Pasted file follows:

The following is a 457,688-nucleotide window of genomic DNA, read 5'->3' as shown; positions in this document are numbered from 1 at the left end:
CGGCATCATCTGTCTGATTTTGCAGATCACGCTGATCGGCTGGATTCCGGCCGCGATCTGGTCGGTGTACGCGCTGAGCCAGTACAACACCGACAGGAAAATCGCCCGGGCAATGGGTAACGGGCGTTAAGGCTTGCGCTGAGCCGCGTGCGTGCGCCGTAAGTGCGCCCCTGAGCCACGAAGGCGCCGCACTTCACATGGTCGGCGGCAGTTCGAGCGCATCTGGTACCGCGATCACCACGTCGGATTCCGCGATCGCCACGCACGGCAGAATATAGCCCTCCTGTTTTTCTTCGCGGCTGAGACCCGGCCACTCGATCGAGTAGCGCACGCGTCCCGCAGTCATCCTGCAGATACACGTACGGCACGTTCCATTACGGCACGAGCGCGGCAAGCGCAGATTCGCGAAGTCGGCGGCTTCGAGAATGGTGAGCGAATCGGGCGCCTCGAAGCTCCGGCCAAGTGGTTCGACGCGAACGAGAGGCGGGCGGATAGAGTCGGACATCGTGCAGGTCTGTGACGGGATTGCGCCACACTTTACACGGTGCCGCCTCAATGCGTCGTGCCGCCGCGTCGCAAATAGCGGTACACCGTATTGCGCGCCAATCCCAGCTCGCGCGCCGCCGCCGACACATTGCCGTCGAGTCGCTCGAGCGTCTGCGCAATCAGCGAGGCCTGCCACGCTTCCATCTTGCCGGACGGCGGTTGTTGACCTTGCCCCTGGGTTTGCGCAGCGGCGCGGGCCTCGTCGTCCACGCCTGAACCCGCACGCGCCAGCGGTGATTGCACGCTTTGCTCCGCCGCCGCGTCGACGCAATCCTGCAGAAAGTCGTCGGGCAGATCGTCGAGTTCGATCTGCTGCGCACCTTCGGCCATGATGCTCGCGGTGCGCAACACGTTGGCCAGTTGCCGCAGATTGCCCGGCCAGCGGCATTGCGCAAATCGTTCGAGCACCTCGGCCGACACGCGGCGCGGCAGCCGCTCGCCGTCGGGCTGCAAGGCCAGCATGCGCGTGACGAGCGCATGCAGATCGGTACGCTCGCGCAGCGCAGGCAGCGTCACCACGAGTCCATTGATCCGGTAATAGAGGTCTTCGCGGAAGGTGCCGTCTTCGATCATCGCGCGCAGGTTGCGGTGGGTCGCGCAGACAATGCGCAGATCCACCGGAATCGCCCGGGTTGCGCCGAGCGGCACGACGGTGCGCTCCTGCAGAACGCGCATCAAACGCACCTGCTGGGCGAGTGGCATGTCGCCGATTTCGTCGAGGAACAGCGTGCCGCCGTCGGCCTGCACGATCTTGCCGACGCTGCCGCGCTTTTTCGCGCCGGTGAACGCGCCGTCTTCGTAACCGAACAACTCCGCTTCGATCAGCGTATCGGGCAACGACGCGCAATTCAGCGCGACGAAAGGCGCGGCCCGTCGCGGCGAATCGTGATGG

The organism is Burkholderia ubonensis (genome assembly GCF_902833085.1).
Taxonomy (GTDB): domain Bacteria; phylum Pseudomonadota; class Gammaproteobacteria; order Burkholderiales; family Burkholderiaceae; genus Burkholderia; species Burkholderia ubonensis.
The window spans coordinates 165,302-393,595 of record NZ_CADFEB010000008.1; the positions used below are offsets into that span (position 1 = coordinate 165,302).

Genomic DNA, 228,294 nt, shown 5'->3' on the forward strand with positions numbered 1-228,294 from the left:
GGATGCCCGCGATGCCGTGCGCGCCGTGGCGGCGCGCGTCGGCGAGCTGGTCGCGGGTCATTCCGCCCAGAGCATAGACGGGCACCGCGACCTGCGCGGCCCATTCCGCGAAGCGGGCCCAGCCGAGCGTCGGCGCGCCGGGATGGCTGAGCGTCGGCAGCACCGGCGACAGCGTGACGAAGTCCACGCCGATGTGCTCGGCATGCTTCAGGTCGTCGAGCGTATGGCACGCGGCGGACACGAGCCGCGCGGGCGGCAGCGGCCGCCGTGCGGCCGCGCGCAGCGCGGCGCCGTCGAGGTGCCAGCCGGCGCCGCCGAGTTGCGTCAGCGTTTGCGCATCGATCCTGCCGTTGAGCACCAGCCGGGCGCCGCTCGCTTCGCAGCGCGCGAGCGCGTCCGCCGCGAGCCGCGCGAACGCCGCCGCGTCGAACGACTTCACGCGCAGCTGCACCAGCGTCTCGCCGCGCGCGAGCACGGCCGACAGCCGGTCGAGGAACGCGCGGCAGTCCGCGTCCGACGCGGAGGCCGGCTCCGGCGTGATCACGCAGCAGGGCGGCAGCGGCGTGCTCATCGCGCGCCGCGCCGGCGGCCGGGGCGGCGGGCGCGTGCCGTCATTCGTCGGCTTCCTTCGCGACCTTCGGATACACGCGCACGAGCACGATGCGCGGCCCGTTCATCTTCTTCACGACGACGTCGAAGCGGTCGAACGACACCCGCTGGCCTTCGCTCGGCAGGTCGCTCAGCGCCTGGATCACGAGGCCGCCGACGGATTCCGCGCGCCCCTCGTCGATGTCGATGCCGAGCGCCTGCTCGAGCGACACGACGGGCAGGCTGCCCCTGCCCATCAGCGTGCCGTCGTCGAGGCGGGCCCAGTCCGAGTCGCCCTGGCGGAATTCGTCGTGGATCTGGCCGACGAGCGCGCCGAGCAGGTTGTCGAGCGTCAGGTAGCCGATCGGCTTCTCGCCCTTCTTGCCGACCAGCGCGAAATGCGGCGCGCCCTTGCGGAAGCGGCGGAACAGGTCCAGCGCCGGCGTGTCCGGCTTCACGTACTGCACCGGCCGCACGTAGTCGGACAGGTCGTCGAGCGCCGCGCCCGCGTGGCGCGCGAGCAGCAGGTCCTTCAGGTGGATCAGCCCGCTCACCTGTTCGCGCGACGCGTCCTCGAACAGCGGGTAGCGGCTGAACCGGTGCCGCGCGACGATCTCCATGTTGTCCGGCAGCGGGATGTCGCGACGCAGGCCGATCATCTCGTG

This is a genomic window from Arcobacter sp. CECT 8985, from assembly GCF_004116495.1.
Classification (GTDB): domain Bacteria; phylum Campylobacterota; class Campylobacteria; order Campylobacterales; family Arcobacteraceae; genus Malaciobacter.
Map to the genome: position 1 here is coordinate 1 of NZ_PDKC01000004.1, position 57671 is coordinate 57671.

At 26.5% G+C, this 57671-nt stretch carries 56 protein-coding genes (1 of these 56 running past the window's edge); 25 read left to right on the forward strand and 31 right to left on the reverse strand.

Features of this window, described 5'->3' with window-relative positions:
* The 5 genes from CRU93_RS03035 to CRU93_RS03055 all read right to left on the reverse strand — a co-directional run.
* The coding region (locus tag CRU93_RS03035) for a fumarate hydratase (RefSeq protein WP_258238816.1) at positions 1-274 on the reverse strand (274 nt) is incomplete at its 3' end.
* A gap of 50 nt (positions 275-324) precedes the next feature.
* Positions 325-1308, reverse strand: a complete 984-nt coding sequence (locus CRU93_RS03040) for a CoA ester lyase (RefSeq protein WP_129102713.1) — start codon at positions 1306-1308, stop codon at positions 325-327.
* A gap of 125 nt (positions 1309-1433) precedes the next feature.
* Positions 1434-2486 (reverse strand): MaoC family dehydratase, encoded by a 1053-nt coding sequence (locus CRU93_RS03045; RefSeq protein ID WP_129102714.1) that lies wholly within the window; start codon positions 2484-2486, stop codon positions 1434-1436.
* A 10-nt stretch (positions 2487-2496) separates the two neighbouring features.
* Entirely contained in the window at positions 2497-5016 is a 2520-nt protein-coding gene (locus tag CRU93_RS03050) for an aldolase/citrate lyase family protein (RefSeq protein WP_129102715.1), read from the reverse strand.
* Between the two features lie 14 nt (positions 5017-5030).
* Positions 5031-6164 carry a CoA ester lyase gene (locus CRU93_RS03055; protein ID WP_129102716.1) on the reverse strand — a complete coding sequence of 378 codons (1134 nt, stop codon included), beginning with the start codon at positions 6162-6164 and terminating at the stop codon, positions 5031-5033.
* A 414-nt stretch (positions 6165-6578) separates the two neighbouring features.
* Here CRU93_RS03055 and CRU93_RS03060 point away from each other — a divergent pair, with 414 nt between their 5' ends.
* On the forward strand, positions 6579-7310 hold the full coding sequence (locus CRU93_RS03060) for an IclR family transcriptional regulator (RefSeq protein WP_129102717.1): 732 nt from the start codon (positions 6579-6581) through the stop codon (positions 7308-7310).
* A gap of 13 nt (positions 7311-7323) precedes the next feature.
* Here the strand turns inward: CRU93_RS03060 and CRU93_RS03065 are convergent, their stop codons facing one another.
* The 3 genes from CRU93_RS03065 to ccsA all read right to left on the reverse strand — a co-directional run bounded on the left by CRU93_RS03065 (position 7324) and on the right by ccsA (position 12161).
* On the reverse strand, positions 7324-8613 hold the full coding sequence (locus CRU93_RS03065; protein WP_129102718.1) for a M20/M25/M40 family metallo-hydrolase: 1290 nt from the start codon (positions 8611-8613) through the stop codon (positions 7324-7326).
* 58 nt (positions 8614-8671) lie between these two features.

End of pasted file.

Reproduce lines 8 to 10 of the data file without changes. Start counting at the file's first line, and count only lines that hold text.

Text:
This is a genomic window from Arcobacter sp. CECT 8985, from assembly GCF_004116495.1.
Classification (GTDB): domain Bacteria; phylum Campylobacterota; class Campylobacteria; order Campylobacterales; family Arcobacteraceae; genus Malaciobacter.
Map to the genome: position 1 here is coordinate 1 of NZ_PDKC01000004.1, position 57671 is coordinate 57671.